Workplace sexual harassment is internationally condemned as sex discrimination and a violation of human rights, and more than 75 countries have enacted legislation prohibiting it.
Sexual harassment in the workplace increases absenteeism and turnover and lowers workplace productivity and job satisfaction. Yet it remains pervasive and underreported, and neither legislation nor market incentives have been able to eliminate it.
Before the 1970s, the term “sexual harassment” would have been met with a blank look. Sexual overtures and disparaging remarks about workers’ competence based on their gender were widely considered acceptable behavior. In 1974, a US district court judge found that a woman whose job was eliminated in retaliation for refusing to have sex with her supervisor was not protected under employment law but was instead facing the personal consequences that may arise when sexual advances are rebuffed.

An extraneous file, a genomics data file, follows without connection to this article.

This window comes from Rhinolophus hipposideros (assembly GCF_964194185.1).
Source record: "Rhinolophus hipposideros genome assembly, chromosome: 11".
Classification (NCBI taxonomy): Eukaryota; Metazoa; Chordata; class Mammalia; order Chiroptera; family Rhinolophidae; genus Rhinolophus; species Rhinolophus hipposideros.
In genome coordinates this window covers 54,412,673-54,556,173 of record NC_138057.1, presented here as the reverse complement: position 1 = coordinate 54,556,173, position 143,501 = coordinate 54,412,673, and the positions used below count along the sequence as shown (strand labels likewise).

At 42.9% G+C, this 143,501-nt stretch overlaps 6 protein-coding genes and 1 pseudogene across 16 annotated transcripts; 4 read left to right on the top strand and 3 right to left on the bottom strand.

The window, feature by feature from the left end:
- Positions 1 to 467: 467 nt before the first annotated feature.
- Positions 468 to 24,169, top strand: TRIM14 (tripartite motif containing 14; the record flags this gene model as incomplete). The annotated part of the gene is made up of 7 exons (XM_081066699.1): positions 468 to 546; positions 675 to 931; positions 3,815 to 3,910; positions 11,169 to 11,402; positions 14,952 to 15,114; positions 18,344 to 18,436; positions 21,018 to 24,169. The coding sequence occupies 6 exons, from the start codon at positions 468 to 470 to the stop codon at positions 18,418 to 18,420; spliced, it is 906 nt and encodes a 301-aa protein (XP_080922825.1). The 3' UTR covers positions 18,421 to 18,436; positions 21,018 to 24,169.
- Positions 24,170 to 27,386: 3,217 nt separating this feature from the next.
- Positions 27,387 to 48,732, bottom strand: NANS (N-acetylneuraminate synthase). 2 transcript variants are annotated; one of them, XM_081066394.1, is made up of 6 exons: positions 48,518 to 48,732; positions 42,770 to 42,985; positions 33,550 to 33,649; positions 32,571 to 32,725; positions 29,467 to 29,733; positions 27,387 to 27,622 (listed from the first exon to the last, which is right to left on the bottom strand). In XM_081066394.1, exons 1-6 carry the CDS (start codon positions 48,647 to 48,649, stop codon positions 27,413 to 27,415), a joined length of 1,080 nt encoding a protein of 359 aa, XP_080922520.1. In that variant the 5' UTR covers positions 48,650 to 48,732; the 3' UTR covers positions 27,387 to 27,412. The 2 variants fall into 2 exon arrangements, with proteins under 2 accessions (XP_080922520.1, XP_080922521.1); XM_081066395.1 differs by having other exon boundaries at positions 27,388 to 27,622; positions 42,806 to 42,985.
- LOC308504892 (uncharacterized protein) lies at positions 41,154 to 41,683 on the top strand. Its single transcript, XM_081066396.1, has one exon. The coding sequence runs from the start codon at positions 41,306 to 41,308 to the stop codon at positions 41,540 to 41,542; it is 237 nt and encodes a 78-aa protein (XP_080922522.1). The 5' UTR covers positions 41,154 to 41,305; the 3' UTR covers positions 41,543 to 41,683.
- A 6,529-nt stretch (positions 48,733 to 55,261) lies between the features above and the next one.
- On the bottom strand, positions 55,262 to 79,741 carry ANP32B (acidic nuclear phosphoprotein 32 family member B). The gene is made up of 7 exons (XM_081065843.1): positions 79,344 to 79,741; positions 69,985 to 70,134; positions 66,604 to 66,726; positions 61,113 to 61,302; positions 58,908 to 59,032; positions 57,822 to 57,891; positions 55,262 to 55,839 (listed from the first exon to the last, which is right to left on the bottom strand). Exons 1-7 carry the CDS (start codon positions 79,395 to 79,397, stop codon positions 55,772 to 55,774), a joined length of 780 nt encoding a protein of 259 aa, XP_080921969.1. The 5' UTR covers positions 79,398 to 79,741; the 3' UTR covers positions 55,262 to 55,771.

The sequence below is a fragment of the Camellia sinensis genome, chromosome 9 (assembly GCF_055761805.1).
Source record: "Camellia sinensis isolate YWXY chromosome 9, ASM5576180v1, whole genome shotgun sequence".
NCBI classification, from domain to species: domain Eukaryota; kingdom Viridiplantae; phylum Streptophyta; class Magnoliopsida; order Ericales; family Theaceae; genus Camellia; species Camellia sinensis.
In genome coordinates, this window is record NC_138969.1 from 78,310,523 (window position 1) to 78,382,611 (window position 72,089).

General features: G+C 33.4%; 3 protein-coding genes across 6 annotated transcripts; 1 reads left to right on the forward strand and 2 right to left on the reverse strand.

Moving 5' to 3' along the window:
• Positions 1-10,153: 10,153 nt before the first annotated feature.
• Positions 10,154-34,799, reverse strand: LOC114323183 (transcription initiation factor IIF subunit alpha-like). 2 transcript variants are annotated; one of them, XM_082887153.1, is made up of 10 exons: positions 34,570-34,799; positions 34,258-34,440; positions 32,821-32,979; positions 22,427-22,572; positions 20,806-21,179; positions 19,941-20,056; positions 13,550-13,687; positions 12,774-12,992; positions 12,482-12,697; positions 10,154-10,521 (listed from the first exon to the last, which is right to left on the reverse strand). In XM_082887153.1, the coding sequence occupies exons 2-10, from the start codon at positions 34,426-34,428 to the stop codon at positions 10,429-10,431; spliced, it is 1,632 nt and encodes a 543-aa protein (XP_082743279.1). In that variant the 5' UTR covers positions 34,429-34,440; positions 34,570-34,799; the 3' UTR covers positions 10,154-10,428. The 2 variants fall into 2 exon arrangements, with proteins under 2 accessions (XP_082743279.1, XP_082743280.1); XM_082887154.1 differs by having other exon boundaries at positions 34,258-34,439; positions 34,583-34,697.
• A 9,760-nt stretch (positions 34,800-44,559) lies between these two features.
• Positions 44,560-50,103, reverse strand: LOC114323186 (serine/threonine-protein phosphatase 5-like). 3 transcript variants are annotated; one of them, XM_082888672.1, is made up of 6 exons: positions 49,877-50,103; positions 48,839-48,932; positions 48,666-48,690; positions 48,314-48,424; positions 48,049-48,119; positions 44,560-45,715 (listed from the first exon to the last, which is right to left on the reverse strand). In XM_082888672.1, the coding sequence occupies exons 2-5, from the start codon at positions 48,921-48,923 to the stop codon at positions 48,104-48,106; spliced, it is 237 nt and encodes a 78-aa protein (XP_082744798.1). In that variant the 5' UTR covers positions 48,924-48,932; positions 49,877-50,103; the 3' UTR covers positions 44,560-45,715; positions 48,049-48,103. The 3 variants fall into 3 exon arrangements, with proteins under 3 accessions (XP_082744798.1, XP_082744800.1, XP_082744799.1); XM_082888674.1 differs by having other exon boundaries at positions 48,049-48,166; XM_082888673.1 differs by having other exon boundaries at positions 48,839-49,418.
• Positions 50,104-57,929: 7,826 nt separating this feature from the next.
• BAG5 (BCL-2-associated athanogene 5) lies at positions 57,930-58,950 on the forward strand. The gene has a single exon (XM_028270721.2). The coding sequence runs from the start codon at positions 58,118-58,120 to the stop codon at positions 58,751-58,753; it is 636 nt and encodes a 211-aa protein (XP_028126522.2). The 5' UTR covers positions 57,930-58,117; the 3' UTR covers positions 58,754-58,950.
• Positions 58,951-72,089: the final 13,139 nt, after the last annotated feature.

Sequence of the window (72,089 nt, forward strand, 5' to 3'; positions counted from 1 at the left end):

Recognition of sexual harassment as an illegal workplace behavior originated in the US following influential work by Catharine MacKinnon, who argued that sexual harassment is sex discrimination under Title VII of the Civil Rights Act of 1964. In 1980, the US Equal Employment Opportunity Commission (EEOC) issued guidelines defining workplace sexual harassment. Many countries quickly followed the US’s lead in recognizing sexual harassment as an illegal form of workplace behavior. Sexual harassment in the workplace is now internationally condemned as a form of sex discrimination and as a violation of human rights. It is costly to workers and organizations. Yet it remains pervasive. What market failures prevent its eradication, how effective is legislation, and what policies can reduce the incidence?